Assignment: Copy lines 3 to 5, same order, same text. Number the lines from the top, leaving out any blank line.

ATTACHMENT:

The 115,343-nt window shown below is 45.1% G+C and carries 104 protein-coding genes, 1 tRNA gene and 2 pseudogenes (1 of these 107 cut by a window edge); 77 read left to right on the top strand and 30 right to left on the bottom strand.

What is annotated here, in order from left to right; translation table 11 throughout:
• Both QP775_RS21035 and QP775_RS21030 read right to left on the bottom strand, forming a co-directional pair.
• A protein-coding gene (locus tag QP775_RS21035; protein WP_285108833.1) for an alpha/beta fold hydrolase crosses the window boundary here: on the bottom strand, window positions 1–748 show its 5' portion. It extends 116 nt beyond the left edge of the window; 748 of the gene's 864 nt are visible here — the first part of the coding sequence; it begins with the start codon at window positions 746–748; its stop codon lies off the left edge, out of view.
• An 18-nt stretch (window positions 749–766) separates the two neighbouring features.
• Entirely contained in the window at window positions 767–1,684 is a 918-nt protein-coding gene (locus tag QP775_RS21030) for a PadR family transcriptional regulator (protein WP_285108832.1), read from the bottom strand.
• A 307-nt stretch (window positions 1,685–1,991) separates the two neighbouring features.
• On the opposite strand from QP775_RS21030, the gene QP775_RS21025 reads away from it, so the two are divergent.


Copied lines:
• Both QP775_RS21035 and QP775_RS21030 read right to left on the bottom strand, forming a co-directional pair.
• A protein-coding gene (locus tag QP775_RS21035; protein WP_285108833.1) for an alpha/beta fold hydrolase crosses the window boundary here: on the bottom strand, window positions 1–748 show its 5' portion. It extends 116 nt beyond the left edge of the window; 748 of the gene's 864 nt are visible here — the first part of the coding sequence; it begins with the start codon at window positions 746–748; its stop codon lies off the left edge, out of view.
• An 18-nt stretch (window positions 749–766) separates the two neighbouring features.